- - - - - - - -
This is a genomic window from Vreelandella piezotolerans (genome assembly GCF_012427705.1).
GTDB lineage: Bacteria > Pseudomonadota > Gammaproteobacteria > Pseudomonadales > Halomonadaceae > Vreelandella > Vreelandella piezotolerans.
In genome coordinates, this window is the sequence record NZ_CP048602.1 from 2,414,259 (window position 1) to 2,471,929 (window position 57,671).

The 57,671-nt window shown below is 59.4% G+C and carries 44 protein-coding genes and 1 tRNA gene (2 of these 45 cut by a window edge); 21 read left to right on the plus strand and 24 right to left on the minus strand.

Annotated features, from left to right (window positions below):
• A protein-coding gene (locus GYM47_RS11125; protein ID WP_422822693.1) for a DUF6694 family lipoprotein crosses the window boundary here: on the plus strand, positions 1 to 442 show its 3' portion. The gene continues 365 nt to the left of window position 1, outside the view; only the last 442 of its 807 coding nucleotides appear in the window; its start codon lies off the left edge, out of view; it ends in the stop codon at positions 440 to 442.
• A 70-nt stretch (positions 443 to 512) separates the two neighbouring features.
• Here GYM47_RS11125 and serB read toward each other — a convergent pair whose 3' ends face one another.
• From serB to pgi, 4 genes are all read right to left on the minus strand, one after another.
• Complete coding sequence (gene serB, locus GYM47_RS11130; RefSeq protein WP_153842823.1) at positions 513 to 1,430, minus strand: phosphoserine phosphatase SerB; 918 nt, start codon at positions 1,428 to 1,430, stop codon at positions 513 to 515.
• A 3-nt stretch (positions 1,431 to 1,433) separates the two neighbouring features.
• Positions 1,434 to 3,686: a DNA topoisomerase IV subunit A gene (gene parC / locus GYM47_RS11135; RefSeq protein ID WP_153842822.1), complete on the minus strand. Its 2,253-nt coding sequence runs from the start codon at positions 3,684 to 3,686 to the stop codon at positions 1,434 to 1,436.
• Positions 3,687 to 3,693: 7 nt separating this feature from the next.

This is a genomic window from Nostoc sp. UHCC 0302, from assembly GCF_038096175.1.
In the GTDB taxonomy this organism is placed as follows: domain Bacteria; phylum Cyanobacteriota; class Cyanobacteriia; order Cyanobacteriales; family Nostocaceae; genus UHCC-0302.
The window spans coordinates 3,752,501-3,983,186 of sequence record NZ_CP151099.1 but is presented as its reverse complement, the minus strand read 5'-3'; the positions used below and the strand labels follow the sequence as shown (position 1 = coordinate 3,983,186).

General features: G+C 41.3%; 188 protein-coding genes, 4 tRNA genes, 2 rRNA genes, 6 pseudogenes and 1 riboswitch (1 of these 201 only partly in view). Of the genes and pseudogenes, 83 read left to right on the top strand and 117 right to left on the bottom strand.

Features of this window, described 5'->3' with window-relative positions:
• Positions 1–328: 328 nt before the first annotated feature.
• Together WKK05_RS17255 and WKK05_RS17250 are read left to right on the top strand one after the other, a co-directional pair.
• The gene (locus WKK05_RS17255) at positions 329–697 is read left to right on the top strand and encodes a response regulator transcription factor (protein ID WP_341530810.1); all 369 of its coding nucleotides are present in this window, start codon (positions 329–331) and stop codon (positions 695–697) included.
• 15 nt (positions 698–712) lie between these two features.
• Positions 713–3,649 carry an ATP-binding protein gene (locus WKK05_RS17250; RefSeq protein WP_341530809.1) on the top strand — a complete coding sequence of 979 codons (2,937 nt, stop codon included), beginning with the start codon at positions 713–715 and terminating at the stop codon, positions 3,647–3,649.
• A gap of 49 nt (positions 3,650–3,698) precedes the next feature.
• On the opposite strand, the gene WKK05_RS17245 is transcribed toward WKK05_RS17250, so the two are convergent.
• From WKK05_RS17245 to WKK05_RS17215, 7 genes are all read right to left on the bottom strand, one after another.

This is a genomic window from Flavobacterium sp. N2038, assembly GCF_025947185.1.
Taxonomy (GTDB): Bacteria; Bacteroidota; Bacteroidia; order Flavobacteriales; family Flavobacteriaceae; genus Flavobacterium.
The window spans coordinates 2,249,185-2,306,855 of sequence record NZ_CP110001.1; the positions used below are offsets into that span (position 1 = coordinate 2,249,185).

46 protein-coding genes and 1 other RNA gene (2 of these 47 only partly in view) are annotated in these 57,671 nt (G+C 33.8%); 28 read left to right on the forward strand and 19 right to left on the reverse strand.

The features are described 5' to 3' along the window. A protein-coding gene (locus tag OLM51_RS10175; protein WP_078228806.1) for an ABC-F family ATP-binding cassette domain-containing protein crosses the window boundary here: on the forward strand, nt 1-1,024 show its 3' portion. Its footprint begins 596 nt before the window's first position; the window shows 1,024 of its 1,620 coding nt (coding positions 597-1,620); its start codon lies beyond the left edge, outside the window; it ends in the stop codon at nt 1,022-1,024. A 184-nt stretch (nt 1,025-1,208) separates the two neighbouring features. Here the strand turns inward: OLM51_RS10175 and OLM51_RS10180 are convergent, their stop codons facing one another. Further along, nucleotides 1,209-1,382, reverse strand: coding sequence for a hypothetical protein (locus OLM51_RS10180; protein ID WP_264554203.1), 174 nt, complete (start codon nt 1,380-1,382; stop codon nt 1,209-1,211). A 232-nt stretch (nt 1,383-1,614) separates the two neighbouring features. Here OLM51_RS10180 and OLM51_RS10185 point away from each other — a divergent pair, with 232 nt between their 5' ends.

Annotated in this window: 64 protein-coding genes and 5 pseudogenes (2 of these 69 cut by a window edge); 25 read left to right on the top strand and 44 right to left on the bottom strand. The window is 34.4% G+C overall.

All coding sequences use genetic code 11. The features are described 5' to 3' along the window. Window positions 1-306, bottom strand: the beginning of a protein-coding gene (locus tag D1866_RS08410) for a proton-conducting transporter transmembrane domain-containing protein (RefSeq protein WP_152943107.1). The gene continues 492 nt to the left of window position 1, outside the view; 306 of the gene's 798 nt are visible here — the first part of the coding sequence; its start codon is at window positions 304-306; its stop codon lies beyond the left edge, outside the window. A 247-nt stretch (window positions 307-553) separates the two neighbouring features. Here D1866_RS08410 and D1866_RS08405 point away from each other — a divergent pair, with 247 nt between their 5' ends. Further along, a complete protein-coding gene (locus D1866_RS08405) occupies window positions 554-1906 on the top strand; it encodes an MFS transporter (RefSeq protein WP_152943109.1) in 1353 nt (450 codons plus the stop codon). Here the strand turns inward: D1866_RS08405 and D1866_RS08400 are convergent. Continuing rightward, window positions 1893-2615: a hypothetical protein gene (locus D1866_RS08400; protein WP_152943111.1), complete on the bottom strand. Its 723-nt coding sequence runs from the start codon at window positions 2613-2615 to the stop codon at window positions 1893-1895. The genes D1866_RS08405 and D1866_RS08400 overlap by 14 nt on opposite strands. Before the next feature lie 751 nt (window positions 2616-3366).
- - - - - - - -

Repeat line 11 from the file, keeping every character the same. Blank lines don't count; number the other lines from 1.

• A 3-nt stretch (positions 1,431 to 1,433) separates the two neighbouring features.